Green will be new code, and the other products will continue. At some point down the road, post-2013, the option for a customer would be moving to the latest version of Green, instead of the next version of Great Plains, say.
If a customer maintains Software Assurance contracts, they will be able to do that at upgrade prices. There will be a path from their existing products.
We believe that, when Green comes out in about 2006, there will be some real competitive advantage for ourselves and our partners.
Won’t it be expensive maintaining so many different products and developments?
It is. That’s the advantage for Microsoft. It’s probably one of the only companies that can take on R&D of that scale.
Part of the value we bring to customers is that we make the big bets. Microsoft’s view is that most software systems today are too complex, too expensive and too difficult to use and integrate.
If we do a great job in R&D we can have a higher-volume, low-price model that lowers the costs for customers and increases their satisfaction.
That’s the long-term goal. We believe the industry is still in its infancy and we can do a much better job down the road than is done today.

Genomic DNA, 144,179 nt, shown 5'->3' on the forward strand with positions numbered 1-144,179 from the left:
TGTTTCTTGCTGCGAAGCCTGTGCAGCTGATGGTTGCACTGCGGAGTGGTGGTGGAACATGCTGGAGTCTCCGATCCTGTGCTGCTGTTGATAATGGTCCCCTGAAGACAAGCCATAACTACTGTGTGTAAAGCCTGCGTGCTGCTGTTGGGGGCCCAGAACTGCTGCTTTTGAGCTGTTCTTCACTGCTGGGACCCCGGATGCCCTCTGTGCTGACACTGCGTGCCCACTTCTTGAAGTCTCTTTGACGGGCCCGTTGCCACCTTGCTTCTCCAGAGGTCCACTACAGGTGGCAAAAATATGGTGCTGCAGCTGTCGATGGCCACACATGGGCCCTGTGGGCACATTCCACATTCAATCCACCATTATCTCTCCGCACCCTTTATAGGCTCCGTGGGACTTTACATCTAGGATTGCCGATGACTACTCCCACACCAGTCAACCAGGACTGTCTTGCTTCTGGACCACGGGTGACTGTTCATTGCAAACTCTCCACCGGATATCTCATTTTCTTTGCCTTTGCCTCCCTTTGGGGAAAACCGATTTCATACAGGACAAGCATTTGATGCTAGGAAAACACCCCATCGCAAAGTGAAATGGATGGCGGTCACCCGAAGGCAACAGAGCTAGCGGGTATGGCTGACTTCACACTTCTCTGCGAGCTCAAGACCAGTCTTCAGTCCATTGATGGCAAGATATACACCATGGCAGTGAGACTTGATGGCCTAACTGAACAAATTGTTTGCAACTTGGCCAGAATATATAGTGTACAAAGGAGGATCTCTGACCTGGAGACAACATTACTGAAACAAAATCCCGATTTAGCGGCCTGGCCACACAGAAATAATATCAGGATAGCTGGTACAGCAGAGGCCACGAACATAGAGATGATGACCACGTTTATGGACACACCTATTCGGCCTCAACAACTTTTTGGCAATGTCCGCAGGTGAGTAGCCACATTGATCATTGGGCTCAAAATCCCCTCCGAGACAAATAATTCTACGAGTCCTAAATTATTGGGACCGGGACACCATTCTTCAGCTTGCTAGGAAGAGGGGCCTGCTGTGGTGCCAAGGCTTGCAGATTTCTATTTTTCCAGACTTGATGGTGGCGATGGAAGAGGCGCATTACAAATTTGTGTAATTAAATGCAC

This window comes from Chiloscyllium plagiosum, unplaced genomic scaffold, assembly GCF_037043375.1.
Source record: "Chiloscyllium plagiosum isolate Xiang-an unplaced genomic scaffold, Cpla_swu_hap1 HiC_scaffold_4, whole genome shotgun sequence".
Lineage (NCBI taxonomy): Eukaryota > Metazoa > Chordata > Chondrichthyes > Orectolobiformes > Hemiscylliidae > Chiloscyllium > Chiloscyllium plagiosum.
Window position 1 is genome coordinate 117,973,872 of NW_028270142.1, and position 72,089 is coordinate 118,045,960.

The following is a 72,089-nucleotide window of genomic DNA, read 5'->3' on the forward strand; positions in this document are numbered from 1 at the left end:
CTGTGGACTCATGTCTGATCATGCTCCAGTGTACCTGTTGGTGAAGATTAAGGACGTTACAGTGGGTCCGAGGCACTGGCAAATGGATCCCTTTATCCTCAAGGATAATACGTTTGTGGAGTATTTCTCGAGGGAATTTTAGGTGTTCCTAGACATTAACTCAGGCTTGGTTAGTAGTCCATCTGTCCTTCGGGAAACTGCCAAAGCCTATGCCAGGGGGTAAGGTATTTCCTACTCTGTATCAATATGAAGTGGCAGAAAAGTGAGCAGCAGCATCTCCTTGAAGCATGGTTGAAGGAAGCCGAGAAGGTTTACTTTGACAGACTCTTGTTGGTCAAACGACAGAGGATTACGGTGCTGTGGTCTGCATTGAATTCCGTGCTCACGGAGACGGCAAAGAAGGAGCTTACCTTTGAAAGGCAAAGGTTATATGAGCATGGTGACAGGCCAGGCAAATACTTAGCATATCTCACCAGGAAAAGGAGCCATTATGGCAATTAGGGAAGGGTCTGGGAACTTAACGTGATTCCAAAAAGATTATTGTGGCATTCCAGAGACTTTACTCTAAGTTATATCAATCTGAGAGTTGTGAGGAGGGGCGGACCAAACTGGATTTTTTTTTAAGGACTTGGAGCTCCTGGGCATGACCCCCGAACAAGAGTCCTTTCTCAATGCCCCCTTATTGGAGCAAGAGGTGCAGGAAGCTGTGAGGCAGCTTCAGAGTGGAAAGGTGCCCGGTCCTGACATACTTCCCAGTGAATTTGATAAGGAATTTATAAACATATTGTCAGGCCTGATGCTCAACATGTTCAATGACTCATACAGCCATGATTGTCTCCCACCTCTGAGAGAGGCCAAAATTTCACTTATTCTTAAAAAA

Do you plan to compete with all the specialist SME software providers, many of which develop their products using Microsoft’s tools?
The strategy is to provide more value to developers and customers. There is a lot of misinterpretation; people felt that Microsoft was going to compete against its third-party partners. There isn’t anyone in Microsoft who thinks that.
There are more than 40 million SMEs in the world, and there’s no way we can add value to them without partners.
Microsoft is trying to enhance Windows as a platform for software companies. We have been working on the Microsoft Business Framework (MBF), which will ship as part of Microsoft’s platform tools. It will allow software vendors to build applications for small businesses quickly and easily.
These tools should be available ahead of Longhorn (the next version of Windows, due in 2005).
By the time Longhorn ships, developers could have new versions of their products out as well. MBF is also the toolset upon which Green will be built.
The MBF technology and the 300 developers working on it come from both companies, along with platform and tool architects from Microsoft. That’s a lot of technical talent.
Do you plan to target bigger companies too?
No. That’s an easy no. At the high end of the market it is saturated. There is lots of competition – all the big consulting organisations are involved, all trying to serve the large corporations.
SAP and PeopleSoft are partners of Microsoft and a lot of their business is on Microsoft platforms. As SAP comes downmarket we compete with it, but in its core business it is a partner of Microsoft.
That market is not fragmented, it is well served, and it has a high-cost, low-volume structure with a direct salesforce.
The core strengths of Microsoft are low prices, high volumes, through channels and partners. It is natural for Microsoft to focus on smaller customers.